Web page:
Sunday, October 14, 2012

Lesson: Temporal salvation for ourselves and others

George Albert Smith, Chapter 20,
Temporal salvation for ourselves and others

George Albert Smith became President of the Church as World War II was ending. The war had left many nations devastated, and thousands of people were without food and other necessities. In a general conference address, President Smith described their plight and urged the Saints to help relieve their suffering:
“They are all [God’s] children. They need us; they need not only our moral support and our religious teaching, but they need food and clothing and bedding and help of all kinds because, in many cases, they haven’t anything left. If you could see some of the letters that come into our office from some of the poor people over there, it would wring your hearts. People who have been taken away from their homes with the idea that they were going to be allowed to settle elsewhere, and all of a sudden deserted, and then when they returned to their homes, found them pillaged and robbed of what they had—everything—and left helpless, with no place to go.”

Because the Church had been in the practice of storing food for many years, it was prepared to help in these circumstances. Efforts to provide such help began near the end of 1945, when President Smith went to Washington, D.C., to make arrangements with the president of the United States, Harry S Truman, to send food and clothing to Europe. During their meeting President Truman said, “We will be glad to help you in any way we can. … How long will it take you to get this ready?”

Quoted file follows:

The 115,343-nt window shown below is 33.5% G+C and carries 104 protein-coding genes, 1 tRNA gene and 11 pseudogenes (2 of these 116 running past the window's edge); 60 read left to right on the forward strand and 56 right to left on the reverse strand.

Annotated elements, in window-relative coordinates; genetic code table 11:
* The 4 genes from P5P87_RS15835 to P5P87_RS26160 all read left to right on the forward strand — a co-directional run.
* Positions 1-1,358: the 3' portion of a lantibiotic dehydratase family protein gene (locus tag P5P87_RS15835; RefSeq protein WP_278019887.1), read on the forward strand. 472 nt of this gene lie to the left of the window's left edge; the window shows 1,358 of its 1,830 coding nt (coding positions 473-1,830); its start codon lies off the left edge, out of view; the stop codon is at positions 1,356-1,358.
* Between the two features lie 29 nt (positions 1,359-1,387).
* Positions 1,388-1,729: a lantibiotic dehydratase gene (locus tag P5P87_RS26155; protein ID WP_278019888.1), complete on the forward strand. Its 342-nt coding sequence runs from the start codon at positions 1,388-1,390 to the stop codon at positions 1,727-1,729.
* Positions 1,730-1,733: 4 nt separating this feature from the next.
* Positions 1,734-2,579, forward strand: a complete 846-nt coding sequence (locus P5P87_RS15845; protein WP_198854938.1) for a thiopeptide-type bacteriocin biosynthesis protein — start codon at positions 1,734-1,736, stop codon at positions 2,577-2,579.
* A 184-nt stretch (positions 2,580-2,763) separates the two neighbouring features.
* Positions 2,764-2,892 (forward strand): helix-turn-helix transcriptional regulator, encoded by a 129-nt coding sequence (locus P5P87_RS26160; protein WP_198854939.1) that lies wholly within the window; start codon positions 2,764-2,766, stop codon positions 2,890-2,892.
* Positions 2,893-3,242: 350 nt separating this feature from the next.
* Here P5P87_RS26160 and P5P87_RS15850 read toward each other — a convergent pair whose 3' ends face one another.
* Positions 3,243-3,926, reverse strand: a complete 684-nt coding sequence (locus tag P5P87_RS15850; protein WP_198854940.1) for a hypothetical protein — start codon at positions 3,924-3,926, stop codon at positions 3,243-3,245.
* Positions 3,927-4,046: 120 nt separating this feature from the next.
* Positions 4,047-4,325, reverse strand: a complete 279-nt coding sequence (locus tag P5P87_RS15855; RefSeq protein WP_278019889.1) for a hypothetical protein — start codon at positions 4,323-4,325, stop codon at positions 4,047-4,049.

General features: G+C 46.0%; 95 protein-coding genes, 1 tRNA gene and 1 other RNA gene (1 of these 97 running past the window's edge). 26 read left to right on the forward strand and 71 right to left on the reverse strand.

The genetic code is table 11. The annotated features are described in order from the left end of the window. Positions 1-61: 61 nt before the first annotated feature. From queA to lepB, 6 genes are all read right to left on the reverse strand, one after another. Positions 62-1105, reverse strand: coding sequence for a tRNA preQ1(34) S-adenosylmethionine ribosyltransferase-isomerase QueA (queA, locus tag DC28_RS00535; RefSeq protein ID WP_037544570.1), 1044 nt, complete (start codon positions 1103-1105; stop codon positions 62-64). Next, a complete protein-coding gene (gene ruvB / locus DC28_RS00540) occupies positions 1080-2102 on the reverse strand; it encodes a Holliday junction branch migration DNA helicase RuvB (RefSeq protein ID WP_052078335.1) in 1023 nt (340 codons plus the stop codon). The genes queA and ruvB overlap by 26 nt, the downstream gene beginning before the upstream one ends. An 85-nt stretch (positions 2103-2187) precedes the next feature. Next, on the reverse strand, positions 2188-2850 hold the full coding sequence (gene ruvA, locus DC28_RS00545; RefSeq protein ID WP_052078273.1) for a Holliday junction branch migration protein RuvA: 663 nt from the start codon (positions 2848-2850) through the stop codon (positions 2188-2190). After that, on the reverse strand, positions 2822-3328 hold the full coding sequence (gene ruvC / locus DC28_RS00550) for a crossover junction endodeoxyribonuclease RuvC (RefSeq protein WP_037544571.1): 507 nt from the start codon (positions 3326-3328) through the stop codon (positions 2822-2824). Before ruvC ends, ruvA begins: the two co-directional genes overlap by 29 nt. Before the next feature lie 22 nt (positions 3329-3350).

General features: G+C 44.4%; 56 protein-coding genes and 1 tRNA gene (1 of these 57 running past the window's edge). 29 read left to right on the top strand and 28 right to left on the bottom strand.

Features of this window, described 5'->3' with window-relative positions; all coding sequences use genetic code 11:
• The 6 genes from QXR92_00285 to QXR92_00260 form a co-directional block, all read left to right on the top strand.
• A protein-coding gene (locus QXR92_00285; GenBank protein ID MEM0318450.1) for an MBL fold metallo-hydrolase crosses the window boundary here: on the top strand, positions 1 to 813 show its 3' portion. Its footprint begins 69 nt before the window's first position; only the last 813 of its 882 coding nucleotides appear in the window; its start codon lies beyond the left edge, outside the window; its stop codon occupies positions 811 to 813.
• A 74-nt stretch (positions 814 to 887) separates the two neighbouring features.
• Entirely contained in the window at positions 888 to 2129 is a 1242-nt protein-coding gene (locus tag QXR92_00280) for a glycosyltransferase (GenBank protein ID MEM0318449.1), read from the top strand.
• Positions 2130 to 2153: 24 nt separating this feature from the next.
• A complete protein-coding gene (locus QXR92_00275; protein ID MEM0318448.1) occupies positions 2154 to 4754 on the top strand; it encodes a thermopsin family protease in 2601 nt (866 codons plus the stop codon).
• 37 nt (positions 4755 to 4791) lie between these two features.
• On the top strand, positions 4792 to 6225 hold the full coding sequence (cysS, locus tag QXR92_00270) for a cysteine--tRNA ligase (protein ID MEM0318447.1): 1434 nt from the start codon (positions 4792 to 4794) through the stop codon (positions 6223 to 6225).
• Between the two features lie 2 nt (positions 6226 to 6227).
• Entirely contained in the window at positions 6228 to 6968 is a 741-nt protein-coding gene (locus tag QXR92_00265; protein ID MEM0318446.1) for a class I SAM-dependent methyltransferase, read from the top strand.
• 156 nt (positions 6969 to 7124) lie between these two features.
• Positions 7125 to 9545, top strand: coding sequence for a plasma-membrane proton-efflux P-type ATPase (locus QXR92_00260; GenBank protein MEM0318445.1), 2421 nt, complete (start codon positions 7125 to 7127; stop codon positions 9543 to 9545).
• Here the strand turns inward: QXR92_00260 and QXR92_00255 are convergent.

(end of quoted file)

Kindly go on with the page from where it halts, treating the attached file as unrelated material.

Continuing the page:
President Smith surprised him by replying: 
“It’s all ready. … We [have been] building elevators and filling them with grain, and increasing our flocks and our herds, and now what we need is the cars and the ships in order to send considerable food, clothing and bedding to the people of Europe who are in distress. We have an organization in the Church [the Relief Society] that has over two thousand homemade quilts ready.”
President Smith reported to the Saints that as a result of these shipments, “many people received warm clothing and bedding and food without any delay. Just as fast as we could get cars and ships, we had what was necessary to send to Europe.”


Main topics

If we are wise with our means, we will be prepared for hard times.

The Lord has directed us to work to earn our own livelihood.

Neither the rich nor the poor should set their hearts upon riches.

Through tithing and other offerings, we assist in the work of the Church and bless those in need.

If we are generous with our means, there is no need for anyone to go without.


When you think about each topic, ask yourselves these questions:

Why is this principle important?
What makes it hard? (What are the obstacles to living it?)
What makes it easy, or could make it easier to live?
What are the blessings that come from living it?

The answers may provide insight into why our church teaches principles and how you can live them better.


If we desire to be identified with the kingdom of our Lord, the celestial kingdom, this is our opportunity to prepare,—with love unfeigned, with industry, with thrift, with perseverance, with a desire to do all that is within our power to bless others, to give—not to be always feeling we must receive, but desire to give, for I say to you: “It is more blessed to give than to receive.” [Acts 20:35.]

The Gospel of Jesus Christ is a gospel of giving, not only of our substance but of ourselves, and I thank my Heavenly Father that I belong to such an organization that has been so instructed.



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